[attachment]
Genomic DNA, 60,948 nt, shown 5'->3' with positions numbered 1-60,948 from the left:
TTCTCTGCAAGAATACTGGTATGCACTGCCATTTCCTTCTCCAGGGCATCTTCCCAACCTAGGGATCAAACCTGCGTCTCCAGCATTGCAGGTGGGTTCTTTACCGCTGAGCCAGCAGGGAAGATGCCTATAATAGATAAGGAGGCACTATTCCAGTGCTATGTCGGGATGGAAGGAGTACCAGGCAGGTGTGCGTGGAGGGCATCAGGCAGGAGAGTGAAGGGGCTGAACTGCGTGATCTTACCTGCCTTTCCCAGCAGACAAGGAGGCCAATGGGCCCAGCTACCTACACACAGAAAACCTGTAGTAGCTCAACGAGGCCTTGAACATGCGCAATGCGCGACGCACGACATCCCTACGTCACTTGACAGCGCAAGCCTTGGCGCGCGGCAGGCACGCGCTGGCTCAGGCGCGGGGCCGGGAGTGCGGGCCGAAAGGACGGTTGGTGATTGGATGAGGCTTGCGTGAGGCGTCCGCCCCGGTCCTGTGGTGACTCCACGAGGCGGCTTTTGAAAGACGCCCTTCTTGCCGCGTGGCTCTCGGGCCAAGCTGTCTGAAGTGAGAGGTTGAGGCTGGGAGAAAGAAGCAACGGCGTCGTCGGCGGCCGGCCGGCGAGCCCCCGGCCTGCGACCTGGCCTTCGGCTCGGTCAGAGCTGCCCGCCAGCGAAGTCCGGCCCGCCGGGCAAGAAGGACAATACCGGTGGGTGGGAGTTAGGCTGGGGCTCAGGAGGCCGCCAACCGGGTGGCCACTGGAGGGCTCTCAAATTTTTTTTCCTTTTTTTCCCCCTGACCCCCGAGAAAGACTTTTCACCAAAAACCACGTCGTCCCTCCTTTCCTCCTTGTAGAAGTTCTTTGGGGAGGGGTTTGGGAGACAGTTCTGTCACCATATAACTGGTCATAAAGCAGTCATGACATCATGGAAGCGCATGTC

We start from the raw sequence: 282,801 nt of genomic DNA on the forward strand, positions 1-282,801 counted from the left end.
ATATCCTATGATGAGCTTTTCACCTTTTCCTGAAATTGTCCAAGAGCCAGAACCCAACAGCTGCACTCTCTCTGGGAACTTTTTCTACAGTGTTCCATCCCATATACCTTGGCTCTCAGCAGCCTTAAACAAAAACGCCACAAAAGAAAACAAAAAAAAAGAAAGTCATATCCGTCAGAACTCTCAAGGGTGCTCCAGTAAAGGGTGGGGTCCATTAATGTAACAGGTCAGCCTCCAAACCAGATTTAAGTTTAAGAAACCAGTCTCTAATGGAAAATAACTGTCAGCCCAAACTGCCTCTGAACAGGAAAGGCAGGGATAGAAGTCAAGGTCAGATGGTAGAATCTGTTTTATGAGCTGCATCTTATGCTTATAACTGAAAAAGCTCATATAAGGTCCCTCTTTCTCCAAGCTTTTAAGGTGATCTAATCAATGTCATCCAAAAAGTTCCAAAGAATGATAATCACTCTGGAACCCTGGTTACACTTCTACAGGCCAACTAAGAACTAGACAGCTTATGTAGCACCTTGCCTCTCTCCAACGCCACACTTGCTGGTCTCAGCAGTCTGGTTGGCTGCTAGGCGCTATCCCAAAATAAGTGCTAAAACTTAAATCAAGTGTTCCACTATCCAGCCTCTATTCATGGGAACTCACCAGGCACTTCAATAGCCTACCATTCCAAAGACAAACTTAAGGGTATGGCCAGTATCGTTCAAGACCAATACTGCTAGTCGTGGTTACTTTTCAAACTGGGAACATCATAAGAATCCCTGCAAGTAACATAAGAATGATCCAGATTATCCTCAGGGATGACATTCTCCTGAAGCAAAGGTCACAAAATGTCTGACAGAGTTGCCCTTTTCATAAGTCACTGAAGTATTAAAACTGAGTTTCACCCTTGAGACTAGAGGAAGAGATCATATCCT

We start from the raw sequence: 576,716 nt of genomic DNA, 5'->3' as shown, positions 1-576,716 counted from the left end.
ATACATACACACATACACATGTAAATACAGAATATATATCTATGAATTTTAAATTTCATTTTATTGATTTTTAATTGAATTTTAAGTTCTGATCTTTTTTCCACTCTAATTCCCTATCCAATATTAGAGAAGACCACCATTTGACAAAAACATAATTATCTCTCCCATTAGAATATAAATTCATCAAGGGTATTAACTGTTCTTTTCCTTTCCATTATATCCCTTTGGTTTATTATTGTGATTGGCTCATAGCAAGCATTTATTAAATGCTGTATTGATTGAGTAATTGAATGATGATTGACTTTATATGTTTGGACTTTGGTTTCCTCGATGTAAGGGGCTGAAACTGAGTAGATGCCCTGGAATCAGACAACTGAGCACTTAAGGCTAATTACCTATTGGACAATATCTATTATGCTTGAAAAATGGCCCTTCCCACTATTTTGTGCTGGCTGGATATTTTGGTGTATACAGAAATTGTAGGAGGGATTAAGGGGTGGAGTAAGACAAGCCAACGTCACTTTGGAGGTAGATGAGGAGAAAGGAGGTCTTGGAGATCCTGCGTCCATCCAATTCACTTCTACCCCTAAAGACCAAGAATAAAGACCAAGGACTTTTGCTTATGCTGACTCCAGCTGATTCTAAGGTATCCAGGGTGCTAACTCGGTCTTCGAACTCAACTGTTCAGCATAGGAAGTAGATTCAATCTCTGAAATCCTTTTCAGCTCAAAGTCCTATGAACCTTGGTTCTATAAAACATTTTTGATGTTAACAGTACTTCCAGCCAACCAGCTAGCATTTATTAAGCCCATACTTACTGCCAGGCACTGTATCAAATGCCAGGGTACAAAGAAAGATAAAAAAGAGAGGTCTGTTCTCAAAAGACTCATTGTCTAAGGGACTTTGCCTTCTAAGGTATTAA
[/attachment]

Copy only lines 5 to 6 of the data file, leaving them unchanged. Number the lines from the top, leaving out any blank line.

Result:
We start from the raw sequence: 576,716 nt of genomic DNA, 5'->3' as shown, positions 1-576,716 counted from the left end.
ATACATACACACATACACATGTAAATACAGAATATATATCTATGAATTTTAAATTTCATTTTATTGATTTTTAATTGAATTTTAAGTTCTGATCTTTTTTCCACTCTAATTCCCTATCCAATATTAGAGAAGACCACCATTTGACAAAAACATAATTATCTCTCCCATTAGAATATAAATTCATCAAGGGTATTAACTGTTCTTTTCCTTTCCATTATATCCCTTTGGTTTATTATTGTGATTGGCTCATAGCAAGCATTTATTAAATGCTGTATTGATTGAGTAATTGAATGATGATTGACTTTATATGTTTGGACTTTGGTTTCCTCGATGTAAGGGGCTGAAACTGAGTAGATGCCCTGGAATCAGACAACTGAGCACTTAAGGCTAATTACCTATTGGACAATATCTATTATGCTTGAAAAATGGCCCTTCCCACTATTTTGTGCTGGCTGGATATTTTGGTGTATACAGAAATTGTAGGAGGGATTAAGGGGTGGAGTAAGACAAGCCAACGTCACTTTGGAGGTAGATGAGGAGAAAGGAGGTCTTGGAGATCCTGCGTCCATCCAATTCACTTCTACCCCTAAAGACCAAGAATAAAGACCAAGGACTTTTGCTTATGCTGACTCCAGCTGATTCTAAGGTATCCAGGGTGCTAACTCGGTCTTCGAACTCAACTGTTCAGCATAGGAAGTAGATTCAATCTCTGAAATCCTTTTCAGCTCAAAGTCCTATGAACCTTGGTTCTATAAAACATTTTTGATGTTAACAGTACTTCCAGCCAACCAGCTAGCATTTATTAAGCCCATACTTACTGCCAGGCACTGTATCAAATGCCAGGGTACAAAGAAAGATAAAAAAGAGAGGTCTGTTCTCAAAAGACTCATTGTCTAAGGGACTTTGCCTTCTAAGGTATTAA